The idea of a regular injection of reserves … also suffers from a naive assumption that the banking system only expands loans after the System (or market factors) have put reserves in the banking system. In the real world, banks extend credit, creating deposits in the process, and look for the reserves later… the reserves required to be maintained by the banking system are predetermined by the level of deposits existing two weeks earlier. (Holmes 1969, p. 73)
(Note that in the 1960s, there was a 2 week lag. Now, with a modern banking system using sophisticated computer technology, we have … a 30 day lag. Guess why!)
Mish has thus embraced the “loans create deposits” and “loans and deposits precede lags” aspects of the empirically-based Post Keynesian analysis of money, without quite realizing that this means the model of Fractional Reserve Banking (FRB) is a false model of what currently happens. Instead of FRB explaining how banks are “lending out more money or gold than exists”, something else has to explain that phenomenon.
That something else is the capacity of private banks to create money, and this capacity exists even under a system of “A free market, not government mandated fiat money”. So abolishing “Fractional Reserve Banking” won’t eliminate the capacity of banks to “lend out more money or gold than exists”, or more strictly speaking, to create money “out of nothing”.
Money creation by private banking
There’s a fairly simple way to show from double-entry accounting that banks can’t lend from reserves, and that a system of pure private banking can result in banks creating money. I’ll start from the standard Post Keynesian analysis of money, which was developed to try to explain the empirical data on debt and money creation. It states in its simplest form that “loans create deposits”. The next table states this basic argument in an absolutely parsimonious way, following the accounting convention that an increase in assets is shown as a plus and an increase in liabilities is shown as a minus:
|Private Bank||Tangible Asset||Liability||Equity|
This implies that banks can create money indefinitely, so long as the rate of creation of new loans exceeds the rate of repayment of old ones:
The more conventional–but not empirically derived–“Fractional Reserve Banking” model argues that banks need reserves from which to lend. But even if we start from a model in which banks lend from reserves, we can’t get the outcome that reserves play any part in lending and remain consistent with double-entry bookkeeping. The dilemma is that to make a transfer from Assets to Liabilities, the sum in accounting terms must be zero: the change in assets (where an increase is shown as a plus) must be balanced by the change in liabilities (where an increase is shown as a minus).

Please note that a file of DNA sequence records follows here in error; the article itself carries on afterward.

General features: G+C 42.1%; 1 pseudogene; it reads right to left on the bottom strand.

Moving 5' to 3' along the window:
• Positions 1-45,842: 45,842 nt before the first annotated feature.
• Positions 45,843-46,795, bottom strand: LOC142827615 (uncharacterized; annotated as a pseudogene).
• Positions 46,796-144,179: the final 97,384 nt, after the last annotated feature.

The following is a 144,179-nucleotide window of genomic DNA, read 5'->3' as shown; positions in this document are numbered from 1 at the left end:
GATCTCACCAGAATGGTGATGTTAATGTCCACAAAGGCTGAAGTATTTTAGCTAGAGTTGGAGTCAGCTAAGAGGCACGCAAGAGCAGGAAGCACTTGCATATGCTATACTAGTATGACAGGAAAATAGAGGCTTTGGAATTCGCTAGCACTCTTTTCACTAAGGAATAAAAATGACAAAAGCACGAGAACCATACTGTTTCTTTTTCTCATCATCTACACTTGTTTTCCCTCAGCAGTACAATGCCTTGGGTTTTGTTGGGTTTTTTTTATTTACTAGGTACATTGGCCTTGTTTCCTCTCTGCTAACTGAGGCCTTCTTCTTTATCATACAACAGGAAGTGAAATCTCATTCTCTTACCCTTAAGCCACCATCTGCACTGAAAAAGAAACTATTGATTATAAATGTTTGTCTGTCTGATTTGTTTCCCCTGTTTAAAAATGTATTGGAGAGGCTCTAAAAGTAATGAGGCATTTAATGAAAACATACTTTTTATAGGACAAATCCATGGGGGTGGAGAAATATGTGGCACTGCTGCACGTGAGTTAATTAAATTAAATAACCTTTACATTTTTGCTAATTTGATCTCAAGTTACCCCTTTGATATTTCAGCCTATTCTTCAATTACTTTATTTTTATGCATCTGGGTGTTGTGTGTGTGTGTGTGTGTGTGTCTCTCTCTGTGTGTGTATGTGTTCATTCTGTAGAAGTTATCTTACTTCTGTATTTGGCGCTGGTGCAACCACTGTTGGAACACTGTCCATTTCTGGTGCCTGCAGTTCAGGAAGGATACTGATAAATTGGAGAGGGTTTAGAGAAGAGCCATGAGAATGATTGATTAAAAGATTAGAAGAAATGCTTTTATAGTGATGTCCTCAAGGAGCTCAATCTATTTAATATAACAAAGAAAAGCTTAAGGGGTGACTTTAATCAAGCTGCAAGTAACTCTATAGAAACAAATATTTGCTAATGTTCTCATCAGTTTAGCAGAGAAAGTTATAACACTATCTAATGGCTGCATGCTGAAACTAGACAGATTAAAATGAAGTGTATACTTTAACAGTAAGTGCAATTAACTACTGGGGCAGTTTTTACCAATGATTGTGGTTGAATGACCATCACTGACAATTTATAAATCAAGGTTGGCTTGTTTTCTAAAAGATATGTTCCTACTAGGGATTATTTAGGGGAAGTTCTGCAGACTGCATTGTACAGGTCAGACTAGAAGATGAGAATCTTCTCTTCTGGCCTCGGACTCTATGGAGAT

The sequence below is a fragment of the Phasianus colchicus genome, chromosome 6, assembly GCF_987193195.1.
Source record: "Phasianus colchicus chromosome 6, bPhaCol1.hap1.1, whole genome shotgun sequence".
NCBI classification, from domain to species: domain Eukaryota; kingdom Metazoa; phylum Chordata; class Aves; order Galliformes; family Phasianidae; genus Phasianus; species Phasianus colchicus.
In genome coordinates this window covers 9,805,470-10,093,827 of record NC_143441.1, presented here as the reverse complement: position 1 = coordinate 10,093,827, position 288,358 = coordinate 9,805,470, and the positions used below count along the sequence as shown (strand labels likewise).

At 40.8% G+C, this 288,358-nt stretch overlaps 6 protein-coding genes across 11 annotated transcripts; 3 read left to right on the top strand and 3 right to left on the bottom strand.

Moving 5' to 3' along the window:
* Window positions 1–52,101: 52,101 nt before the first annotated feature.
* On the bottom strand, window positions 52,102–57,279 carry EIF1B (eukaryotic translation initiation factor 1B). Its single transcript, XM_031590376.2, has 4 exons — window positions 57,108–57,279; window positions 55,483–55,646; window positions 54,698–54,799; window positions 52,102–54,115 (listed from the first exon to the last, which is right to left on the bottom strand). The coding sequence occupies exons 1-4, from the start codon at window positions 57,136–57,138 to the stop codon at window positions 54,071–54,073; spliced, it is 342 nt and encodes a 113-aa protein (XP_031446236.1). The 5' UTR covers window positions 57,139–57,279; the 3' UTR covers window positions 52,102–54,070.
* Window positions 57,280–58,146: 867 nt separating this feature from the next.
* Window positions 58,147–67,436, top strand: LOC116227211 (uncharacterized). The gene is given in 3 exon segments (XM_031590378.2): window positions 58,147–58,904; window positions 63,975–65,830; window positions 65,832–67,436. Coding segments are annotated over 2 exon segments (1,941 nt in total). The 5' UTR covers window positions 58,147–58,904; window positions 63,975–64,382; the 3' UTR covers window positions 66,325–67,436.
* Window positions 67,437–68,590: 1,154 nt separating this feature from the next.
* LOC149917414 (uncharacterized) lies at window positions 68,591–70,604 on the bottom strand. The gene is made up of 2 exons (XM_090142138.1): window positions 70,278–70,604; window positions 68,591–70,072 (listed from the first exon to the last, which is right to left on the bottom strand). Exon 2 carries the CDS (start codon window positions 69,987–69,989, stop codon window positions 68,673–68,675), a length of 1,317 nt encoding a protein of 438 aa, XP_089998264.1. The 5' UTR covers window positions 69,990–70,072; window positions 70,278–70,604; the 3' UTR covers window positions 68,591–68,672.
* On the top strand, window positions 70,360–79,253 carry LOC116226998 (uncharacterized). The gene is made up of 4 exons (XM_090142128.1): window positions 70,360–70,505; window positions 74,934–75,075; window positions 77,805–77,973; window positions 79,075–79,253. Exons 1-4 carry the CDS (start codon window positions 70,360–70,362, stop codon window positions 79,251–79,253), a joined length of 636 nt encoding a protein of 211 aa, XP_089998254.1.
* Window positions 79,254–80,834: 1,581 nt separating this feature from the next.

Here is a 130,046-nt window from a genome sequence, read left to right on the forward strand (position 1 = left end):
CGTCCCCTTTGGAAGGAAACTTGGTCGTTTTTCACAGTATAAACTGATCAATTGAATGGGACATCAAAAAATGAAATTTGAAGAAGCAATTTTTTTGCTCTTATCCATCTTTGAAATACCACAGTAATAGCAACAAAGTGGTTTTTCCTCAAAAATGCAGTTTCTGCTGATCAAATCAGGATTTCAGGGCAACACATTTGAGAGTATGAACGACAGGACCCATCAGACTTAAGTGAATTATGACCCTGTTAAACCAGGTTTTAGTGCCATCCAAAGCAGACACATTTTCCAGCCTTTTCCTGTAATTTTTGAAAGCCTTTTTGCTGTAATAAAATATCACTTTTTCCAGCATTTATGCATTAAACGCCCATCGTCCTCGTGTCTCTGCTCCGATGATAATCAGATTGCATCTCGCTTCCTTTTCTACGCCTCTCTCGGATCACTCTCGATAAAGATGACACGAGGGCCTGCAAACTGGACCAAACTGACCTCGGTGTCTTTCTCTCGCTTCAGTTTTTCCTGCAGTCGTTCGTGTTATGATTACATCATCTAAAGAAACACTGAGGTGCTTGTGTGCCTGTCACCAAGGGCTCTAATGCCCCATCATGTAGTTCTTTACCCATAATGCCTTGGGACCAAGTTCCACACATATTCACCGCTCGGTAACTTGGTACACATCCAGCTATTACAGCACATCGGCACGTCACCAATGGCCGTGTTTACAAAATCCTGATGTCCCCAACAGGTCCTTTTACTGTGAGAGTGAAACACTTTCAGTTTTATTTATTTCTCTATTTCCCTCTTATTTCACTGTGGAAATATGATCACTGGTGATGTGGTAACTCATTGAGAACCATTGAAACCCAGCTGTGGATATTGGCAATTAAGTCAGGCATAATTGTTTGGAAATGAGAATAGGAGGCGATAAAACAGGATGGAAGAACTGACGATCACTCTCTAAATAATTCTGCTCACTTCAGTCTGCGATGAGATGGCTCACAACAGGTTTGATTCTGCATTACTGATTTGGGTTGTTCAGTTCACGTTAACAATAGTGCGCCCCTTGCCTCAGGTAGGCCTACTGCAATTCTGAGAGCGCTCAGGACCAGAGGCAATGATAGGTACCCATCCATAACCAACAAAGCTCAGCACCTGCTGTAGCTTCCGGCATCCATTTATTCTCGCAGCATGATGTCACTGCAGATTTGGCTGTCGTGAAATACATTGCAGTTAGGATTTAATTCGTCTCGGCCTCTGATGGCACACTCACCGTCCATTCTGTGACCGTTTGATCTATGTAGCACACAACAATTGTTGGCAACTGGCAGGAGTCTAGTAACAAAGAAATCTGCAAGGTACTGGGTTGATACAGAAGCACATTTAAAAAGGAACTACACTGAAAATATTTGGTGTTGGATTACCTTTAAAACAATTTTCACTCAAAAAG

So a direct loan from Reserves to a Depositor’s account is simply impossible: that would involve a minus on the assets side and a plus on the liabilities side, which means that the deposit has fallen, not risen!
A way around that is to record that is a two step (but simultaneous) process in which (a) the bank earmarks the money for a loan by increasing its loan ledger and decreasing its reserves and (b) lends from reserves to the borrower’s deposit account. That two-step process, together with repayment in the same way, is shown in the following table.
That results in the following system, in which reserves play no part: all the action is between loans and deposits. We’re back to a system which, apart from an extra account, is otherwise exactly the same model as the parsimonious Post Keynesian one.
Another way to involve reserves and try to make them part of the system is to argue that banks lend from liabilities rather than assets, and that one of its liabilities is a working capital reserve–the banking sector’s own liabilities to itself. Then you can derive a system which appears to show that banks lend from reserves:
Now we have a model in which reserves do play a part in lending:
However there’s a problem with this representation: the second row implies that the amount of money in the system (the liabilities of the banking sector) fall becase of the loan. But they don’t: instead the first row shows that the liabilities are simply transferred from the banking sector’s working capital to the Firm sector’s deposit accounts. So the second row actually makes a false claim (there may well be a fall in one bank’s reserves and an increase in another’s if a loan is made by one bank and deposited in another; this transfer of funds within the banking sector is one of the main reasons for reserves, and also why they normally run at “frictional” levels).
This is why Neil Wilson suggested that we had to add an intangible asset–the value of the licence to be a bank–to the accounts. Then a loan could be shown as an exercise of the banks’ intangible asset.
So this is closer to the mark–and once again reserves play no role in lending:
But now we have a banking sector that is happily marking the value of its goodwill down to zero as its loans increase. What if instead–bearing in mind that this is a model of a private banking system–the banking sector kept the recorded value of its goodwill constant? How could it do that? It could add a positive sum to its Goodwill to offset the Loan, and a negative to its working capital–so that it creates new money by creating a loan.
We now have a system which is much more complicated, but which dynamically reduces back to the same parsimonious Post Keynesian one we started with.
So the bottom line here is that eliminating “Fractional Reserve Banking” does nothing to eliminate the capacity for banks to create money: that will exist in a purely free market system just as much as it does today.
There are also very good arguments, from a very good Austrian—Joseph Schumpeter—that this capacity to create money is a necessary part of the entrepreneurial process that makes capitalism a dynamic system. My other proposals, Jubilee Shares and “The PILL”, are intended to minimize the dangerous use to which bank money creation is put—financing Ponzi Scheme bubbles in asset prices—and maximize this creative use of that power.
OK; it’s now the morning, and after another jetlagged sleep I have to present a conference paper in 4 hours. I’ll leave my contribution at this point and await Mish’s reply.